Peter York on Ads: John Smith's Bitter

We're all a bit shy of cultural imperialism now. Not just with foreigners but with provincial folk too. There was a comedian at the Royal Variety Performance last week whose entire act seemed to be built around being the last RP-speaking upper-middle left alive and qualifying for persecuted minority status.

Tristans - Adrian Gill's clever word for Balliol and Primrose Hill media types - love fat on-screen Northerners. They think they're more real than themselves; it's a philosophical conundrum. They've always rather fancied Bernard Manning, they definitely went a bundle on three-chins Johnny Vegas (even the otherwise marvellous Paul Whitehouse, hardly a Tristan, seems to think Vegas is deeply talented, so nobody's perfect) and they're dead keen on Peter Kay. They claim to have watched whole episodes of Phoenix Nights. That wonderful world of residual 1982 in 2004: horrible food, gash clothes that no real working-class Northerner wears now and the Radio 2 playlist.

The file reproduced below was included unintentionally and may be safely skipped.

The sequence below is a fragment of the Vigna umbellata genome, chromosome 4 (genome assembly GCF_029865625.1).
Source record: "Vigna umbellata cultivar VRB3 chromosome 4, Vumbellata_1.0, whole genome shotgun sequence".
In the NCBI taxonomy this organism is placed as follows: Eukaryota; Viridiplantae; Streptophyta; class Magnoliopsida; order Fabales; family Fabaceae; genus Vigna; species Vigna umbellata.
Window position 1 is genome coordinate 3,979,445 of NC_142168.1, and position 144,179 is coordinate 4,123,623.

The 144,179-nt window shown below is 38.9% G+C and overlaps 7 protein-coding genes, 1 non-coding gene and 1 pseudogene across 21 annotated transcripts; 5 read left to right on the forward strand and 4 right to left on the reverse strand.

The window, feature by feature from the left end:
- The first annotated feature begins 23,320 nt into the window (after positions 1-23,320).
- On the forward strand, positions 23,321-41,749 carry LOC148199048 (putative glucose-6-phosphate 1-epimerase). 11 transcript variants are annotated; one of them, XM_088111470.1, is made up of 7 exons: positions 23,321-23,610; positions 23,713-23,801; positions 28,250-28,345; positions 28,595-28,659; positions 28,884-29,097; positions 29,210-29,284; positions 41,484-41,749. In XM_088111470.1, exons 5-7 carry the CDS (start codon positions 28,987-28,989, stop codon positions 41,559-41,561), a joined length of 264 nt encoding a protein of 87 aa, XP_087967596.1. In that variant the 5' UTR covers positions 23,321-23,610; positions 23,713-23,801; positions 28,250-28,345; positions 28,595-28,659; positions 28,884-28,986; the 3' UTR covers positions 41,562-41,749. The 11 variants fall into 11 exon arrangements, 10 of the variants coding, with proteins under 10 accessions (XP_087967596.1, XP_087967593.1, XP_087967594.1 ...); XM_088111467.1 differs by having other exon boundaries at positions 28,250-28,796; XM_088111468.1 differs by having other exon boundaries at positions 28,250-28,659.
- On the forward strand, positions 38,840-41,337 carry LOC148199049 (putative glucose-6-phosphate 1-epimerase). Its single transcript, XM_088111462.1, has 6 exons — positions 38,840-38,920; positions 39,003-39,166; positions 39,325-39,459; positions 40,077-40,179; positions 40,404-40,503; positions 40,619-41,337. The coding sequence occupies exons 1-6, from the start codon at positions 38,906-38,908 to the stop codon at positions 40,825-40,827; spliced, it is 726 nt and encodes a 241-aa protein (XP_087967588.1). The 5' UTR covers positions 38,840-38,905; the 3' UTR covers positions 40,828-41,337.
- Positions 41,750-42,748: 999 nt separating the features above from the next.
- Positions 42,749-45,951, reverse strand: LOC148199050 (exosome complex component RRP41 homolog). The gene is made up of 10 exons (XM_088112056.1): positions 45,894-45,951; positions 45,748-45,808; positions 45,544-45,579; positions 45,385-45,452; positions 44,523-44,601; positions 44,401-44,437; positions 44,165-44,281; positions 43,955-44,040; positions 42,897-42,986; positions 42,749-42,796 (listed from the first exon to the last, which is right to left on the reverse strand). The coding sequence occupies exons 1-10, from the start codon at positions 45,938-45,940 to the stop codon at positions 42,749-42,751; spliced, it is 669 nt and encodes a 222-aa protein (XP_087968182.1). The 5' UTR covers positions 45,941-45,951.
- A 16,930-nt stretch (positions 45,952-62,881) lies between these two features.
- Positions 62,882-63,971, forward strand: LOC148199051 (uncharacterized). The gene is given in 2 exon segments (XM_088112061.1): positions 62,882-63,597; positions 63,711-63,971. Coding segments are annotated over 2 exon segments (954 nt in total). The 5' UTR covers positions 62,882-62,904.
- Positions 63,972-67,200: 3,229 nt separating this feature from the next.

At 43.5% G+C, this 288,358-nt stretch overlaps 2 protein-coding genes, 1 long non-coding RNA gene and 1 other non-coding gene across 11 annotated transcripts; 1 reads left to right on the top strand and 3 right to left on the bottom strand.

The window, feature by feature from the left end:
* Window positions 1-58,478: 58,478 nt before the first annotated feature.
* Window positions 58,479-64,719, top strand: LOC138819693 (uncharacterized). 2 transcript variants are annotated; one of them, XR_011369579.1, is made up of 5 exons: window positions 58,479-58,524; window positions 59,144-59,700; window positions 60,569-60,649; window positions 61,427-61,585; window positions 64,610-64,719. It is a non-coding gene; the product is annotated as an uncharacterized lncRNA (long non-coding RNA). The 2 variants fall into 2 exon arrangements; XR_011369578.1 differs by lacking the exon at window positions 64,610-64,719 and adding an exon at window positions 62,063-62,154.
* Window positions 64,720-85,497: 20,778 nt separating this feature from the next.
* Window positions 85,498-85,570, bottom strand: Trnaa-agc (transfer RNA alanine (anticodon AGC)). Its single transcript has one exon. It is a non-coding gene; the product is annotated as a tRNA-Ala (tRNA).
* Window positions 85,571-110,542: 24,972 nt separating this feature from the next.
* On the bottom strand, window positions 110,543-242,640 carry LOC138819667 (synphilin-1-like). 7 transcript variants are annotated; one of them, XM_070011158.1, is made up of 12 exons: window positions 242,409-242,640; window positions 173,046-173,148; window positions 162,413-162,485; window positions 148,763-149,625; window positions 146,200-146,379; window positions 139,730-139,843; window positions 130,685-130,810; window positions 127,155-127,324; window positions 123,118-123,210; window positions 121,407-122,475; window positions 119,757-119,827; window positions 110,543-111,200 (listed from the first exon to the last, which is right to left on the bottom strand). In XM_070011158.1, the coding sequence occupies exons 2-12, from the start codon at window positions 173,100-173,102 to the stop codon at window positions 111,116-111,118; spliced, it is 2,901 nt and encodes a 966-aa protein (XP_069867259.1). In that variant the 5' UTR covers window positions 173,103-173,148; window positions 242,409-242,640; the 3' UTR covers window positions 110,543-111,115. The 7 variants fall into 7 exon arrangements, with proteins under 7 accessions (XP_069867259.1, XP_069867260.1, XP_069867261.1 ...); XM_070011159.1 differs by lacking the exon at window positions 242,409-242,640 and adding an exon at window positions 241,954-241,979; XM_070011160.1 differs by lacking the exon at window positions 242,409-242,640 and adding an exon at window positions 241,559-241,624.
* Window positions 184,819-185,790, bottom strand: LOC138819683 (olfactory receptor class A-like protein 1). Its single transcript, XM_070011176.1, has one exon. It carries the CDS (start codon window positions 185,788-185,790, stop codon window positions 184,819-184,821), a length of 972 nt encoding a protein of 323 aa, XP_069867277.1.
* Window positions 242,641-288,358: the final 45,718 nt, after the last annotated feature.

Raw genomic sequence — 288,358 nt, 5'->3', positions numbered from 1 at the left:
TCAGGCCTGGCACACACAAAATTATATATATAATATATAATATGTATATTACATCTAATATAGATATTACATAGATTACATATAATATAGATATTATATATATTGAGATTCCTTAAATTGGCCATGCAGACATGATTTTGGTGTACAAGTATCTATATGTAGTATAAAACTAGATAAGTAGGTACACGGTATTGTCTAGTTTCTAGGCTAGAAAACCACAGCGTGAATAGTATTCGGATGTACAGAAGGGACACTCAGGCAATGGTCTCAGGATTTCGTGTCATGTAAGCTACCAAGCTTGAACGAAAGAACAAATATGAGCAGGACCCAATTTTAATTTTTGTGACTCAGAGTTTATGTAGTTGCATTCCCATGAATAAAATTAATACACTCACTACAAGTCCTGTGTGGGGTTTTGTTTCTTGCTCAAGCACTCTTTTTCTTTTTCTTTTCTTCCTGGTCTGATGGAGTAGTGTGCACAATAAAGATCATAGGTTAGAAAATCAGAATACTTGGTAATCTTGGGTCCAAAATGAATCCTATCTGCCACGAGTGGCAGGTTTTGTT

Tristans are very hot on retrospective cool and rediscovered demotic tastes, but you just know that in the Eighties they'd really have been reading Derrida and listening to Eno's ambient music. All this by way of saying I've never got Peter Kay but I know lots of people who say they do.

The marvel of having a successful TV comedy series now, the cream- and-jam millefeuille of it all, is that you get DVD/video sales and ads. Kay has a new John Smith's commercial - it's that John Smith's Bitter, home of flat caps and the jumping dog. He's in his Phoenix Nights role of entertainer/DJ doing the closing half-hour of a Northern wedding when there's hardly anyone left on the dance floor. "There's 'Living in a Box' for Brian, whose wife kicked him out last night," says Kay. Next up is the bride, dancing with her father, so it has to be Kid Creole and his Coconuts doing "Annie, I'm not Your Daddy". "Sorry, I thought everyone knew," says Kay, in an orange shirt and a purple jacket (Tristans think they all wear that up there, being gloriously authentic and tasteless). Then off on honeymoon they go, John Smith's cans trailing behind the car. Hey, slice of life.

Peter@sru.co.uk

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